# Mixed state

*This article is about the quality of quantum mechanical systems; "mixed state" can also refer to a symptom of bipolar disorder.*

In physics, in particular in quantum mechanics, **mixed-state** is a concept introduced for describing a quantum mechanical system whose state is not known precisely, but can possibly be in a collection of pure states (i.e., elements of the Hilbert space of the quantum mechanical system with unity norm) with a certain probability of being in one of the pure states in this collection. For example, consider a finite-dimensional quantum system that has been prepared in a pure state and measurement of an observable *X* on this system with, say, eigenvalue-eigenvector pairs for *i* = 1, ..., *n*, where and is an eigenvalue and eigenvector of *X*, respectively. For a simple illustration, consider the situation where an (external) observer is told that a projective measurement of *X* has been carried out, but the particular outcome of the measurement is not revealed to this observer. Now, when a projective measurement is performed and the measurement outcome recorded is , according to quantum mechanics the probability of obtaining this measurement result is (here denotes the inner product between two vectors in the associated Hilbert space), and immediately after measurement the state of the system becomes (or, in popular terminology, “collapses” to) . However, to our observer, from whom the measurement outcome has been kept secret, based on the information that measurement has been performed alone the best description that he or she has of the current (post-measurement) state of the system is that it can be any of the states in the collection with probability of being in state . Thus, to the observer, the system after the measurement would be in a mixed state.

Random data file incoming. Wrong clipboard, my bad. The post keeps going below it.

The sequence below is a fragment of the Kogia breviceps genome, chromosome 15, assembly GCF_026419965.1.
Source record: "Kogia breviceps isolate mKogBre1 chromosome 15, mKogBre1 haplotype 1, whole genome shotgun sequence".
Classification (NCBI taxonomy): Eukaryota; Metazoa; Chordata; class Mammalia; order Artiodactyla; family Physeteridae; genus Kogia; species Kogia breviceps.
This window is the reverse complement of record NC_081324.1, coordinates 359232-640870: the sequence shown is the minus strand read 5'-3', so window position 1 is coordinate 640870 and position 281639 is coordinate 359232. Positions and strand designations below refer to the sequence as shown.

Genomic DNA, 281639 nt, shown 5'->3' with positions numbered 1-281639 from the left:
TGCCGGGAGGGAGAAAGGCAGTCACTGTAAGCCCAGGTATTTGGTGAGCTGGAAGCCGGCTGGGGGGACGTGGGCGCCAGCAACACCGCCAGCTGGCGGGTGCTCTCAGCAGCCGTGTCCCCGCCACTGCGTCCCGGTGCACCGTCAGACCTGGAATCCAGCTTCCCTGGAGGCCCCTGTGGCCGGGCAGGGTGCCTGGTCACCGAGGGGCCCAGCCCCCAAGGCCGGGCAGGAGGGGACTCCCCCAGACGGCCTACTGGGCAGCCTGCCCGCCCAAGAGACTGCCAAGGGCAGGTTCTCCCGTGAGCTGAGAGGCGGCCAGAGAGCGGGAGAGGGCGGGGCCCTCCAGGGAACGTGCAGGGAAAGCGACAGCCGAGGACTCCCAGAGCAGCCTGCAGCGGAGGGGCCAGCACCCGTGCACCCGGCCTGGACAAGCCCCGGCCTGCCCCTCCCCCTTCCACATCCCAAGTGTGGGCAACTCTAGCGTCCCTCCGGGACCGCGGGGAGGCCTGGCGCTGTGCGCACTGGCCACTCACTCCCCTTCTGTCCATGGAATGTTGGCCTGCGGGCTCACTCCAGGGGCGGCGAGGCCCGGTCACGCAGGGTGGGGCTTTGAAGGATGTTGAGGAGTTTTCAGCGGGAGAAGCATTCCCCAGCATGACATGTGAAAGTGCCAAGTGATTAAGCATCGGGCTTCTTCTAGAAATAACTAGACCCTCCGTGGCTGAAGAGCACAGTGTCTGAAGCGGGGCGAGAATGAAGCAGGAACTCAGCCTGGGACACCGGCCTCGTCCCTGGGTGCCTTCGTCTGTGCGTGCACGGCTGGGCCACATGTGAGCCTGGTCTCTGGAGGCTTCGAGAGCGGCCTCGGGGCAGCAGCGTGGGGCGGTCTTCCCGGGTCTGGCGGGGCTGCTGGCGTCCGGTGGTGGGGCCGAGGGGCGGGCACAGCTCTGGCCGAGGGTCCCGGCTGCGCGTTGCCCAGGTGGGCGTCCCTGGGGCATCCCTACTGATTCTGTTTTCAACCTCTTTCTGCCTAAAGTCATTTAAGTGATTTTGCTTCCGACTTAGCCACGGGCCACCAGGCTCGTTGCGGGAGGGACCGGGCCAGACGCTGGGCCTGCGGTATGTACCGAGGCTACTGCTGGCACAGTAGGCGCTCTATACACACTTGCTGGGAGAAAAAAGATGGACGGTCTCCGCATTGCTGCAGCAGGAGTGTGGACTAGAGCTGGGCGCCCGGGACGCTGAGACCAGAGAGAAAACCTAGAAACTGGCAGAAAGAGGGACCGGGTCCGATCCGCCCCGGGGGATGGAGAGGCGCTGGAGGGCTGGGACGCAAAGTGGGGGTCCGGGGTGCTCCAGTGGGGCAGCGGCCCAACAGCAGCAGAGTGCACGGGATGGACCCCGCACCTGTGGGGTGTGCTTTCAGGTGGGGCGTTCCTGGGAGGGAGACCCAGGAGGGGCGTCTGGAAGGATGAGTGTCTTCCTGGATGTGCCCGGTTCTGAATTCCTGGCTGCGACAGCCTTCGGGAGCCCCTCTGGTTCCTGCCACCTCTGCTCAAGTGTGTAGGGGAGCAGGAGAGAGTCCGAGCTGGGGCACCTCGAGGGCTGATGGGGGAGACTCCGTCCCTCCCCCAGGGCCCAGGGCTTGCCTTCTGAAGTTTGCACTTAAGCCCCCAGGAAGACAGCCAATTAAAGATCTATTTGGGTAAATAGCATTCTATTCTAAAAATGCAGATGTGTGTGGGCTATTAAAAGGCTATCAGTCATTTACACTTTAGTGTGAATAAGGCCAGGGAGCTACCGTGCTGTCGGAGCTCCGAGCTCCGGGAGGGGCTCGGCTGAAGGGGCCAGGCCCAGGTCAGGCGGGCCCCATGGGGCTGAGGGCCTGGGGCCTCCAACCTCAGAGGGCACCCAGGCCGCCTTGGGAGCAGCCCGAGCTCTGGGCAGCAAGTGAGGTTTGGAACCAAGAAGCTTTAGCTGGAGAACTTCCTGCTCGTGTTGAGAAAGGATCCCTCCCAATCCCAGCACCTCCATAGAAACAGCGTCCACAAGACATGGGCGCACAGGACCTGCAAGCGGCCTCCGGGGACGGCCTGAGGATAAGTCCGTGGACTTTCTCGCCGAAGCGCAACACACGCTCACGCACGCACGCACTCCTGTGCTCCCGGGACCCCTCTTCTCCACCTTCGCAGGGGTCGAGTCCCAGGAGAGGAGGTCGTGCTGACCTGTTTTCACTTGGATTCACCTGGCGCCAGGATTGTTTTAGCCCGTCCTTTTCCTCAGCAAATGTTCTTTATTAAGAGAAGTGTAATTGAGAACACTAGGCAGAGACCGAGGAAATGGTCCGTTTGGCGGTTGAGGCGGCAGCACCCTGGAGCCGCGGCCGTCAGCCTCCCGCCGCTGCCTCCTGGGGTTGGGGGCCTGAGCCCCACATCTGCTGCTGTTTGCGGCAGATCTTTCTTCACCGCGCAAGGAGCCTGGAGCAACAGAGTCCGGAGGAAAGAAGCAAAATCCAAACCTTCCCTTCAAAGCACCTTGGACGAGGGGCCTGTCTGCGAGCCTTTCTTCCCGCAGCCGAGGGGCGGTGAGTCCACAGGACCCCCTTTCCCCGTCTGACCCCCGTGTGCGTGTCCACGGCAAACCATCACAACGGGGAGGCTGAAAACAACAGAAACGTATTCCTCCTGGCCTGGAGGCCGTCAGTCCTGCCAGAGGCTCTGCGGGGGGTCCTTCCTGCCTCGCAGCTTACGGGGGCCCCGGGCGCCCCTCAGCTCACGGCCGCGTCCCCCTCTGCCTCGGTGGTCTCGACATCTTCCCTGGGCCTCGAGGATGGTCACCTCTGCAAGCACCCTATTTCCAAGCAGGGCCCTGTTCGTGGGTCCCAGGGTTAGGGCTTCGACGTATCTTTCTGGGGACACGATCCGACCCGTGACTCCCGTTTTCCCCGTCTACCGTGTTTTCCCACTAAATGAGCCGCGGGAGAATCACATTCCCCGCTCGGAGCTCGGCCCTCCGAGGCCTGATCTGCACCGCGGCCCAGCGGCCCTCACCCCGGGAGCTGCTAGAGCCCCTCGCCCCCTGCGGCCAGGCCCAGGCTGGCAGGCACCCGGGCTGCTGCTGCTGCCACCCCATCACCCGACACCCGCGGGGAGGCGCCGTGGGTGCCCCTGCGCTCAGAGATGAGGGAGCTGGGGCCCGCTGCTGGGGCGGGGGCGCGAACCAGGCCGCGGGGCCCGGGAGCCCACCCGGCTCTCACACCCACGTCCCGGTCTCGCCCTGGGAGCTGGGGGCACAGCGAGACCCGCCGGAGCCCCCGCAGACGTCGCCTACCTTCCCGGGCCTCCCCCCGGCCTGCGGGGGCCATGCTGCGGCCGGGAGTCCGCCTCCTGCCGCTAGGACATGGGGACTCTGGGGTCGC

The mixed state is an extremely useful extension of the original (but limited) notion of “state” in quantum mechanics (that is, pure states) that allows an effective description of various scenarios that are encountered in theory and experiments that cannot be described with the pure state formalism, such as selective measurements (on ensembles). Although an intuitively obvious way of representing a mixed state would be to write it as (in this instance, for the case of the finite dimensional quantum system in the above paragraph) , physicists have found that a more effective operational way of representing a mixed state is via a so-called density operator. In the density operator formalism, a pure state would represented by a projection operator (here denotes the linear functional , which for quantum mechanical systems described on can be identified with the Hermitian transpose of ), while a mixed state in the notation above is described by the density operator with (note that each is also a density operator). Density operators are trace class operators on the Hilbert space of the system with unity trace. The density operator corresponding to a pure state satisfies , while the density operator of a mixed state satisfies , where denotes the trace of the operator.

It is worth emphasizing that the correspondence of a mixed state to a density operator is *not* one to one, if fact it is many to one. That is, different mixed states can have the same density operator representation. Conversely, given a density operator it is not possible to say that it corresponds to a particular mixed state.